I’ve added a number of interesting books and papers to my TBR pile lately and even started a couple of them!


Symbiosis and the Anthropocene by Erik F. Y. Hom and Alexandra Penn

I’m excited about this paper for several reasons. The first is that Erik and Alex are both part of the ALife community and people that I really like as human beings. The second is that this subject is such a fantastic mash-up of their two specialties and I love when scholars collaborate and find the awesome ways in which their research intersects. And finally, I love any and all things symbiosis! I haven’t had a chance to read the full manuscript, but from the abstract and intro, it sounds like it is full of great ideas for future research as well as important things to think about.

Lichens and microbial syntrophies offer models for an interdependent route to multicellularity by Eric Libby and William C. Ratcliff

I love a good review (who doesn’t??), and this is one that I have had time to read. It is a great overview of how a multicellular organism could evolve from distinct species (an egalitarian transition) that has both specific examples and a good discussion of the existing theory.


Four Thousand Weeks: Time Management for Mortals by Oliver Burkeman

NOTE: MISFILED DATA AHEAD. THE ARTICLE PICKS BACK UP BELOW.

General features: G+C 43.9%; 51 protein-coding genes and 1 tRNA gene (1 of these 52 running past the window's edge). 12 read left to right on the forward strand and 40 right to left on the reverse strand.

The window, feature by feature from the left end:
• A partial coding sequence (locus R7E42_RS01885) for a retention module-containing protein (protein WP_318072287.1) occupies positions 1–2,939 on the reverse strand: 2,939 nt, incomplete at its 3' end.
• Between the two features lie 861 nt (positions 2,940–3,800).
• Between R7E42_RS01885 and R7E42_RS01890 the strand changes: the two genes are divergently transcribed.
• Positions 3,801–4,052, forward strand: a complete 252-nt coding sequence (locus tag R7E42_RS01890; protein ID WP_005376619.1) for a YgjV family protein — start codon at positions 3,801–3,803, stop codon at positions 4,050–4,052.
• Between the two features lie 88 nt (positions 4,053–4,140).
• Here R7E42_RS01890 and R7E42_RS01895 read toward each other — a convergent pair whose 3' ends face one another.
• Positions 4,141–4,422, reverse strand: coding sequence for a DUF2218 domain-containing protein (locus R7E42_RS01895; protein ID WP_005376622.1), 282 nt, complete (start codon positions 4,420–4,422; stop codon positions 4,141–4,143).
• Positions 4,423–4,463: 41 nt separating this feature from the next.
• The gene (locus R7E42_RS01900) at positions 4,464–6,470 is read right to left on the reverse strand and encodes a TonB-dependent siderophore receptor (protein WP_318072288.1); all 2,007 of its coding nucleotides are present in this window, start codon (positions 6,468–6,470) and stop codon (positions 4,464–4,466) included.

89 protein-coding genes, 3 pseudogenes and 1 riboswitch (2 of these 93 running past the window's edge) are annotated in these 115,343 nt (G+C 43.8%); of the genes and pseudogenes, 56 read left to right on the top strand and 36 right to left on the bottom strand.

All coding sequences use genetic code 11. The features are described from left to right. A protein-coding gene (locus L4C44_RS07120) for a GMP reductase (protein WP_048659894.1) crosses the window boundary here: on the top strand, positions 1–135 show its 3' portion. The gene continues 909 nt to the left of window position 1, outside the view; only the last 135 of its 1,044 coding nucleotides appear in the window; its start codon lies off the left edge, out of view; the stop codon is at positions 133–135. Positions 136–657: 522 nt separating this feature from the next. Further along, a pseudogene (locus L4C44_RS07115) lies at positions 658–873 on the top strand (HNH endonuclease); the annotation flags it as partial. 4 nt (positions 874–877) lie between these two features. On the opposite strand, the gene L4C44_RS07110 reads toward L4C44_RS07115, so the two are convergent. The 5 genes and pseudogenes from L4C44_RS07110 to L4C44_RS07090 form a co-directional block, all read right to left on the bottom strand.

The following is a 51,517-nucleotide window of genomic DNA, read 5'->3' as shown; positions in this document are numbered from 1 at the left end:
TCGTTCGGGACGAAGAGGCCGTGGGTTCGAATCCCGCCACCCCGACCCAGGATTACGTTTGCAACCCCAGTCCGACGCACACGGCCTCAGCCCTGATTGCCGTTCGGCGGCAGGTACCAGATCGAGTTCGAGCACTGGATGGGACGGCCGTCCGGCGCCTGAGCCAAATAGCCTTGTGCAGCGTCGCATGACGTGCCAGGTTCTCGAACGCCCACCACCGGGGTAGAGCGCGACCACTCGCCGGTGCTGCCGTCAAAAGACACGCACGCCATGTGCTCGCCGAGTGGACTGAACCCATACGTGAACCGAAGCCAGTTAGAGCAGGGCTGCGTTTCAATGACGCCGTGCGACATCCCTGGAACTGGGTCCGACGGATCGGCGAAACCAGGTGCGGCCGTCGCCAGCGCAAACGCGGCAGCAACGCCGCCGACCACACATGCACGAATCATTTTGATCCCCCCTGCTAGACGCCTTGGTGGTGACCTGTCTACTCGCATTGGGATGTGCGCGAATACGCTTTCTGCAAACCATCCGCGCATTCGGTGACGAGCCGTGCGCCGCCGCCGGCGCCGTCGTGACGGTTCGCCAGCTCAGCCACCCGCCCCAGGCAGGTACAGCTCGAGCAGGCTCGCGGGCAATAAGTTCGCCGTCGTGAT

I’ve started this one already, which says something about what’s on my mind lately! I’ve gotten tired of the self-help time management books and am close to accepting that I can’t do everything that I want to do in my lifetime (haven’t quite given up yet though), so I’m hopeful that this book will be helpful in establishing the right perspective. I’m only through the intro so far, but it is interesting and intriguing so far.

Range: Why Generalists Triumph in a Specialized World by David J. Epstein

I haven’t started this one, but I have a sample downloaded to see if I like it. I’ve gotten skeptical of many of these kinds of pop science books, but I am a generalist by nature, so it might be nice escapism reading to make me feel better about constantly jumping between things.

Writing Science in Plain English by Anne E. Greene

There was a Twitter trend going around of sharing books that you want all your new lab members to read and I grabbed several of these from those posts. This is one; I’m constantly on the hunt for science writing books and hadn’t seen this one before, which surprised me. I haven’t started it yet, so I’m not sure at what level it is or if it will be a repeat of things I’ve already read, but we’ll see.

Mushrooms of the Upper Midwest by Teresa Marrone and Kathy Yerich

Finally, I’ve been getting into mushroom hunting this summer, though apparently it’s been a particularly terrible year for mushrooms in our area. I’ve found this field guide helpful in that endeavor. It has a beginning section on mushroom morphology and the top six edible mushrooms, which are generally easy to positively identify.

Until next time,